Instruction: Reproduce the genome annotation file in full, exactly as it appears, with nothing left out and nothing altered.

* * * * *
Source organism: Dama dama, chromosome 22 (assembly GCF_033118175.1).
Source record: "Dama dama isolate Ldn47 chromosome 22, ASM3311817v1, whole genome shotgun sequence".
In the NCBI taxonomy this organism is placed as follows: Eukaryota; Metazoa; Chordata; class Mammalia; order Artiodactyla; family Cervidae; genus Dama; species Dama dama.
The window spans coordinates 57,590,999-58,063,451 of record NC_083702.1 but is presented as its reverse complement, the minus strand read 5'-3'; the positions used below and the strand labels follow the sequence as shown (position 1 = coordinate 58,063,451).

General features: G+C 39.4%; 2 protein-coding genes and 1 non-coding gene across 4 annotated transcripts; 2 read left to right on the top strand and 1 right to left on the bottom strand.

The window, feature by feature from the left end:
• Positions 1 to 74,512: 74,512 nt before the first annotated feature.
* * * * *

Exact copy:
Source organism: Dama dama, chromosome 22 (assembly GCF_033118175.1).
Source record: "Dama dama isolate Ldn47 chromosome 22, ASM3311817v1, whole genome shotgun sequence".
In the NCBI taxonomy this organism is placed as follows: Eukaryota; Metazoa; Chordata; class Mammalia; order Artiodactyla; family Cervidae; genus Dama; species Dama dama.
The window spans coordinates 57,590,999-58,063,451 of record NC_083702.1 but is presented as its reverse complement, the minus strand read 5'-3'; the positions used below and the strand labels follow the sequence as shown (position 1 = coordinate 58,063,451).

General features: G+C 39.4%; 2 protein-coding genes and 1 non-coding gene across 4 annotated transcripts; 2 read left to right on the top strand and 1 right to left on the bottom strand.

The window, feature by feature from the left end:
• Positions 1 to 74,512: 74,512 nt before the first annotated feature.